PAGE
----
Knowledge for Happiness

by Tarık Günersel    /  March 14, 2014  / No comments

“If ignorance is honored when wisdom is forced out
Then honor is dishonored, there can be no doubt”

Yusuf Has Hajib

Yusuf Has Hajib, as featured on the Kyrgyz 1000 som note. Photo: Wikimedia Commons.

Tarık Günersel has selected, paraphrased, and recomposed ideas from Kutadgu Bilig / Knowledge For Happiness, the 6500 couplet work written by the Uyghur thinker Yusuf Khass Hajib in 1070. The Turkish “distillation” of the work was translated into English by T. Günersel and Beverly Barbey.

  1. Wor(l)ds in Danger, a<br />
column by Tarik Günersel
  2. Life is words in action, literature is action in words.
  3. Humans are about to destroy their spaceship Earth. Some of them are aware of this and they try to change the course of events. Will they succeed? Will more humans be alarmed and do something?
  4. Literature is vital and translators are messengers of world peace.
  5. Though I shall focus on the literary scene in Turkey and its problems regarding freedom of expression, I shall not omit the other parts of our planet. Today local is global and vice versa.
  6. Tarik Günersel
  7. Tarık Günersel is a poet, playwright, aphorist, librettist and short story writer. He is the president of PEN Turkey and an ex-member of the PEN International Board. He studied English Literature at Istanbul University. A self-exile after the military coup in 1980, he spent four years in Saudi Arabia with his wife Füsun and their daughter Barış, teaching English. A dramaturg at Istanbul City Theater since 1991, he has acted on stage and screen and directed some of his plays. He proposed World Poetry Day in 1997 which was accepted by PEN International and declared by UNESCO as the 21st of March. His translations into Turkish include works by Samuel Beckett, Vaclav Havel and Arthur Miller. His works include The Nightmare of a Labyrinth (mosaic of poems and stories), and How’s your slavery goin’? His Oluşmak (To Become), a “life guide for myself,” includes ideas from world wisdom of the past four millennia. He has recently initiated the Earth Civilization Project with the support of several intellectuals from various parts of the planet.

One who knows will hold his tongue through fear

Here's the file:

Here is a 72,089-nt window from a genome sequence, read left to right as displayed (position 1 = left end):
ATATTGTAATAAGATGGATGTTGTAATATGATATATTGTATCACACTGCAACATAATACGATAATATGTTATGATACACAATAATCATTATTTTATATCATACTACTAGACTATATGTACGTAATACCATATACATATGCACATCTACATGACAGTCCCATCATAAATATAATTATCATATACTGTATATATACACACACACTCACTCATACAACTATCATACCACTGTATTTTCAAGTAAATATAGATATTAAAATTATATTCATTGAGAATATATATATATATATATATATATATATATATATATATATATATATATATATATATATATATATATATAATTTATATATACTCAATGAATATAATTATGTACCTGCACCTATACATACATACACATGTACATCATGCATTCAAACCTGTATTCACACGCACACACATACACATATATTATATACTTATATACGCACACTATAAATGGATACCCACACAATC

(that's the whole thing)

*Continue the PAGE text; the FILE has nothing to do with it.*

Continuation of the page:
Slavery to money now dominates life here

Where the sword is silver ever lies
Where any silver is, there the sword flies

Ignorant people are just a flock of sheep
Anger destroys knowledge—a ruler calm should keep

O King, you have sovereign rights, it’s true
But your people also have rights over you

Even though force may invade a land
The sword will not suffice to command

Enmity must disappear for any peace process
An ambassador should know languages, backgammon, and chess

Even one foe will bring you a thousand harms
A thousand friends? For one more, open your arms

When you are praised, be modest, do not crow
When criticized, keep working, don’t go slow

If you don’t invite people they find one fault in you
But a thousand faults appear to them if you do

The path to quality will always be uphill
Shoddy work is easy and needs no skill

Mature work takes time, be patient and keen
Haste leads to rawness as can often be seen

If ignorance is honored when wisdom is forced out
Then honor is dishonored, there can be no doubt

Only two aphorisms were a wise man’s address
And then he regretted having not spoken less

Calmness and elegance mean wisdom and sagacity
Your body is not immortal, but your name can be

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About the Author

Tarık Günersel is a poet, playwright, aphorist, librettist and short story writer. He is the president of PEN Turkey and an ex-member of the PEN International Board. He studied English Literature at Istanbul University. A self-exile after the military coup in 1980, he spent four years in Saudi Arabia with his wife Füsun and their daughter Barış, teaching English. A dramaturg at Istanbul City Theater since 1991, he has acted on stage and screen and directed some of his plays. He proposed World Poetry Day in 1997 which was accepted by PEN International and declared by UNESCO as the 21st of March. His translations into Turkish include works by Samuel Beckett, Vaclav Havel and Arthur Miller. His works include The Nightmare of a Labyrinth (mosaic of poems and stories), and How’s your slavery goin’? His Oluşmak (To Become), a “life guide for myself,” includes ideas from world wisdom of the past four millennia. He has recently initiated the Earth Civilization Project with the support of several intellectuals from various parts of the planet.

View all articles by Tarık Günersel

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Fearless, Ink.